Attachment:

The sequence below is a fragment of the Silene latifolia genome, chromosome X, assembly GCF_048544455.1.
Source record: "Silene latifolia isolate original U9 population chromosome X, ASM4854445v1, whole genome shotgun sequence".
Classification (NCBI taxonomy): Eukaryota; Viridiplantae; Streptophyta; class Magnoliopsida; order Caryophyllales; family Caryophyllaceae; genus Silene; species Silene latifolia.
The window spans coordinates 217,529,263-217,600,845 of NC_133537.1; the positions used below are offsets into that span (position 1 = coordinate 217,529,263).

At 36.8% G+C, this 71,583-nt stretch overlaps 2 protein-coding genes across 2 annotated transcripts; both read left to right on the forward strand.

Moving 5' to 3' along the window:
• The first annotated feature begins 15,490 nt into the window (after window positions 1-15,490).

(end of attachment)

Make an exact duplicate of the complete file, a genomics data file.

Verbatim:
The sequence below is a fragment of the Silene latifolia genome, chromosome X, assembly GCF_048544455.1.
Source record: "Silene latifolia isolate original U9 population chromosome X, ASM4854445v1, whole genome shotgun sequence".
Classification (NCBI taxonomy): Eukaryota; Viridiplantae; Streptophyta; class Magnoliopsida; order Caryophyllales; family Caryophyllaceae; genus Silene; species Silene latifolia.
The window spans coordinates 217,529,263-217,600,845 of NC_133537.1; the positions used below are offsets into that span (position 1 = coordinate 217,529,263).

At 36.8% G+C, this 71,583-nt stretch overlaps 2 protein-coding genes across 2 annotated transcripts; both read left to right on the forward strand.

Moving 5' to 3' along the window:
• The first annotated feature begins 15,490 nt into the window (after window positions 1-15,490).